Blog by: Dr Jill Jenkins is a co-founder of Jenkins & LeBlanc and has been a pediatric dentist for 15 years and a mom for 19 years. She loves to build relationships with children and their families through oral health education and care. Dr. Jenkins is also heavily involved in organized dentistry as the President of the local Fifth District Dental Association and Vice President of the Kansas Dental Association. She was also honored to receive the Dentist of the Year award this year by the Fifth District Dental Association.
As parents, there are so many tasks we oversee for the well-being of our children. From challenging diaper changes in infancy, to potty training in the toddler years, the list goes on and on.
Tooth brushing and oral care can often feel like one of those more challenging duties. However, good oral health is a key component to overall health for children.
Here are some age appropriate suggestions for realistic approaches to oral care for infants and toddlers.
Cleaning the newly grown teeth is incredibly important to keep those teeth strong and healthy throughout childhood.
Once teeth start growing, I recommend wiping the teeth after meals and bottles, using something as simple as the same washcloth you would use to clean a child’s face. This act helps to reduce the contact of foods and liquids (mainly sugars) with the tooth surface.
Additionally, once a day, during your bedtime routine, brush the teeth that are present. While the baby is laid down to change clothes, brush with a grain size amount of toothpaste, which is safe even though your infant can’t spit it out yet.
This age is the best time to start a brushing routine. Sing the same song (ABC’s is a personal favorite, but I get a lot of requests for Baby Shark these days, too!) or recite the same nursery rhyme to develop a comforting routine around brushing.
Just like some babies hate a diaper change, some babies will resist tooth brushing. This doesn’t mean they are in pain or distress. It’s just as important to clean their teeth daily as it is to clean their bottoms from a dirty diaper.
Oh, the joy of an independent toddler! The “I can do it myself” phase was one of the sweetest and most difficult as a mother for me.
Toddlers are testing boundaries on everything, and it’s hard to know where and when to give in. Many kiddos push back against brushing at this age. If you can’t relate, the rest of us mommies are very jealous!
This is usually the age we are potty training, desperately trying anything, often with rewards of sweet treats. Accordingly, twice a day brushing is crucial to good oral health at this age.
I like to focus on evening brushing as my non-negotiable with toddlers, and my morning brushing as a little more child-led. The changing table is still my go-to place for night brushing, but as we outgrew that, I used brushing as an opportunity for snuggle time, too.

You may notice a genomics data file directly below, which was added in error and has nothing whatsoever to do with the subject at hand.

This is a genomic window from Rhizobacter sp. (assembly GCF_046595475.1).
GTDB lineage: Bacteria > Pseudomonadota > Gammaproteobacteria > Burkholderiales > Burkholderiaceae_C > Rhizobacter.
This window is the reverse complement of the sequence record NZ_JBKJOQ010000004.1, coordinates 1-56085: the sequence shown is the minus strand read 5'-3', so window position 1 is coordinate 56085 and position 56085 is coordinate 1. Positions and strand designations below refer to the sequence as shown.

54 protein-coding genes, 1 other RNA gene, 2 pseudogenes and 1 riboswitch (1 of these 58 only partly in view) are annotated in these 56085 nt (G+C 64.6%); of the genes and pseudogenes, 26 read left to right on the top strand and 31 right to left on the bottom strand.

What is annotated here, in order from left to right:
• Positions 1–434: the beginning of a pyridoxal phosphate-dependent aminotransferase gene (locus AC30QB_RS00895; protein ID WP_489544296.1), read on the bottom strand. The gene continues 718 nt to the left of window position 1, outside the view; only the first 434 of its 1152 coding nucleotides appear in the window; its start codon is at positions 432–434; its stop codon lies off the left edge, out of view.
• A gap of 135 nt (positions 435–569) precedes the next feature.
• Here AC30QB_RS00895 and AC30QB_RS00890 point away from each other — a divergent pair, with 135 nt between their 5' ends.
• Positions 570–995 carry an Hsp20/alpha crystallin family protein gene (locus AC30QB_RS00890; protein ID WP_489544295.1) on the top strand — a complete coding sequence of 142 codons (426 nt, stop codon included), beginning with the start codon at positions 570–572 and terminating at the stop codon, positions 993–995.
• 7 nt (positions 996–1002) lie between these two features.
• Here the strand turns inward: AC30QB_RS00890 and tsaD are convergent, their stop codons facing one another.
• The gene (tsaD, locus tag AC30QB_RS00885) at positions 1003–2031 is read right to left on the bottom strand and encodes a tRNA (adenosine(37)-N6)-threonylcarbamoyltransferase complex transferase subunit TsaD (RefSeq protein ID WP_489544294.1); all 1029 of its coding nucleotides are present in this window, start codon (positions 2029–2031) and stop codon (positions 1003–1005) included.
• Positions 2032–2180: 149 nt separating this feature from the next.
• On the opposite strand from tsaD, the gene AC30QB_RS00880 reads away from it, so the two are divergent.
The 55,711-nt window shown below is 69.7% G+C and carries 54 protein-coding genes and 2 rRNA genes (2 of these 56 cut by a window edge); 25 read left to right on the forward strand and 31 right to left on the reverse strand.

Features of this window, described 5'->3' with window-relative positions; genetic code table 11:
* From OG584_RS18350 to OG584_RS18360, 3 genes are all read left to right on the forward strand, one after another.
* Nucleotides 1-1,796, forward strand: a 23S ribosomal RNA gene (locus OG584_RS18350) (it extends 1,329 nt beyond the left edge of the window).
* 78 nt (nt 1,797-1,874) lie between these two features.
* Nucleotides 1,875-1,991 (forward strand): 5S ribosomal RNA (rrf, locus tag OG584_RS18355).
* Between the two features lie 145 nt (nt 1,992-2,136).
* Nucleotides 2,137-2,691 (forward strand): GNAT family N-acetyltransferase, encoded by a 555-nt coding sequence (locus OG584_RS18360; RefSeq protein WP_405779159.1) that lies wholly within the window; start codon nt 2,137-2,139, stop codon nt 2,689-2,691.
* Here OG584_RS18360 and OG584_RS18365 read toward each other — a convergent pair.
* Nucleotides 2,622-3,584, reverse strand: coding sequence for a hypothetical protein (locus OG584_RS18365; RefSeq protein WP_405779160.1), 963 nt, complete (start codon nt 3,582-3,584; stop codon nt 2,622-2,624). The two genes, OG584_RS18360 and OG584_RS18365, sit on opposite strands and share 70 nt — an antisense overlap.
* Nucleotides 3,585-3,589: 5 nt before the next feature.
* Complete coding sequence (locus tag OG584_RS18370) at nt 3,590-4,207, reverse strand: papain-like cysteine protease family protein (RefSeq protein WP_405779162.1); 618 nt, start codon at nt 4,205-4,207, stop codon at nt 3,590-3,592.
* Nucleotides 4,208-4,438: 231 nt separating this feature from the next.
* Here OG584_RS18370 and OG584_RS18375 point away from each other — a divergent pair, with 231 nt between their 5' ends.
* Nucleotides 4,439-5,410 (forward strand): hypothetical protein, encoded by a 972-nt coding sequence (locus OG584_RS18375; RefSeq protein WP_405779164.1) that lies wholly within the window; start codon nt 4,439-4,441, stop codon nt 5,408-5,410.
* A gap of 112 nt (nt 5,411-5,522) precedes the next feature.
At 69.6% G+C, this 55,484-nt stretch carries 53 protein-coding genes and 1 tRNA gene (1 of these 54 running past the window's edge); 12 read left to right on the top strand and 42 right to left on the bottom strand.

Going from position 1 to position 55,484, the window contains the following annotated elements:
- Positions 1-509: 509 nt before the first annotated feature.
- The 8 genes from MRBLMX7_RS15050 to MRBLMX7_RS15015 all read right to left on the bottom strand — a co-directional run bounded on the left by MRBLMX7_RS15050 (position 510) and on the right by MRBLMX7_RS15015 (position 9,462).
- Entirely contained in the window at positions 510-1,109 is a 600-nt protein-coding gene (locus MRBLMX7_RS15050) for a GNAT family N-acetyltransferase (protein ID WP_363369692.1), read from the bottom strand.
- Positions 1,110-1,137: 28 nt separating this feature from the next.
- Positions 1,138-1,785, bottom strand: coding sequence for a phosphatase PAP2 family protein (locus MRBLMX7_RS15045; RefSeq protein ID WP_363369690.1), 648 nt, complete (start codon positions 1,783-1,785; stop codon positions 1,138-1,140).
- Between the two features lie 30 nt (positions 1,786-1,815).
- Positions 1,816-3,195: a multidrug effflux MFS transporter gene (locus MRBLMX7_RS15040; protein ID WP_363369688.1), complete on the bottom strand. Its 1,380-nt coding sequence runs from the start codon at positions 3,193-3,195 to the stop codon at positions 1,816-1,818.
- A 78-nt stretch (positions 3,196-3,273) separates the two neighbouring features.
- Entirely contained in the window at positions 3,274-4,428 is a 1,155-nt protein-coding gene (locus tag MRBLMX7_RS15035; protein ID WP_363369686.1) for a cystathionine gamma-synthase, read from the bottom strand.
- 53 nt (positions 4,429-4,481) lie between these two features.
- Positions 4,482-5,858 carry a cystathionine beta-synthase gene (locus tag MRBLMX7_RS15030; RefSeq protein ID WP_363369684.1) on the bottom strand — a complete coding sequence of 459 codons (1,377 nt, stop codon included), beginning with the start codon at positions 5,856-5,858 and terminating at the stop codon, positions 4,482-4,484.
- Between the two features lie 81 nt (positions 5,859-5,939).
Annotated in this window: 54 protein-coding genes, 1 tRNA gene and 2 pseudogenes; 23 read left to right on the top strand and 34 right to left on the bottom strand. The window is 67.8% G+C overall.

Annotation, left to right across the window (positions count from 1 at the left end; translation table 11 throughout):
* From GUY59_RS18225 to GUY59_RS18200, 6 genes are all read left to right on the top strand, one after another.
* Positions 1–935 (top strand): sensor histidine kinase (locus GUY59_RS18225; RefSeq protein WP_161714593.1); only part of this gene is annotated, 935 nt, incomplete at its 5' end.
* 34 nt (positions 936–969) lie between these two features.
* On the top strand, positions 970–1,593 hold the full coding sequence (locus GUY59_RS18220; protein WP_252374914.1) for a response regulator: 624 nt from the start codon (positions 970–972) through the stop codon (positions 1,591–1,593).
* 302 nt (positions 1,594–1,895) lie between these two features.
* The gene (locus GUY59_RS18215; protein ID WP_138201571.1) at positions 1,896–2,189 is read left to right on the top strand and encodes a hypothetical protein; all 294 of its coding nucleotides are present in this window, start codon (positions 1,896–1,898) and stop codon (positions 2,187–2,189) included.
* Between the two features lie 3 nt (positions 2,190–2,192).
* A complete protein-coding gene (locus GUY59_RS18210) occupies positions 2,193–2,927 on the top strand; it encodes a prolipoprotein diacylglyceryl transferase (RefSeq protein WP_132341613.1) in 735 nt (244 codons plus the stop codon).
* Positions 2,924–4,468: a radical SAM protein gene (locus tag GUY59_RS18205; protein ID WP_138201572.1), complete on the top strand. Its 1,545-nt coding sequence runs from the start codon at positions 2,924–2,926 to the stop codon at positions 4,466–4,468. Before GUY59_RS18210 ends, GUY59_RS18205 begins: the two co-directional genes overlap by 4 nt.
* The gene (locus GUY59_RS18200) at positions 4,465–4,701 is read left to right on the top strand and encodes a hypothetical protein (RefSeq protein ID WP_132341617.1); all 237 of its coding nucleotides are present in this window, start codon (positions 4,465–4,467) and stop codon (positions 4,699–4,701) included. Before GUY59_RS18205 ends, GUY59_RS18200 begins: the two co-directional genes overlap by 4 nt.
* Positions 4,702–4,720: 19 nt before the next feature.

Sitting on the sofa with your child laid down with their head in your lap is a great brushing position. I recommend this position as a follow up to a ‘big kid’ brushing attempt, where they can practice brushing, flossing, and spitting, but realistically mainly sucking the grain size of toothpaste off the brush and splashing in the sink.
It takes patience, but remember you are building good lifetime habits. Some families use the bathtub for the child-led brushing time with a little less mess.
Continue Evolving Brushing and Flossing Techniques
However your child “practices,” it is still very important that parents are doing a thorough job of brushing and flossing for your child before bedtime, as they do not have the dexterity to reach all the nooks and crannies of their mouth.
If you get push-back, let them hold one toothbrush to chew on the handle while you brush the opposite side of their mouth with a second toothbrush and alternate sides. The same technique works well for flossing, too.
I find the handled floss holders work the best at this age to reach those trickier back teeth. Harness the power of this newfound independence and thank them for helping you with these jobs. Keep the same song going from infancy for even more consistency and routine.
This style of oral care can offer a rare chance to slow down from the day and glimpse the changes and growth your child is experiencing every day. See this time as an opportunity to connect, rather than another task on your seemingly never-ending list. It may give you a different perspective about the process.
At What Age Should My Child Go to the Dentist for the First Time?
These and many other recommendations will be discussed at your child’s first dental appointment, which the American Academy of Pediatric Dentistry recommends by age one. This early visit allows you the opportunity to personally discuss these challenges with your pediatric dentist and sets the stage for good oral care based on the unique early development of your child.
Ready for your child’s first visit? Schedule an appointment today!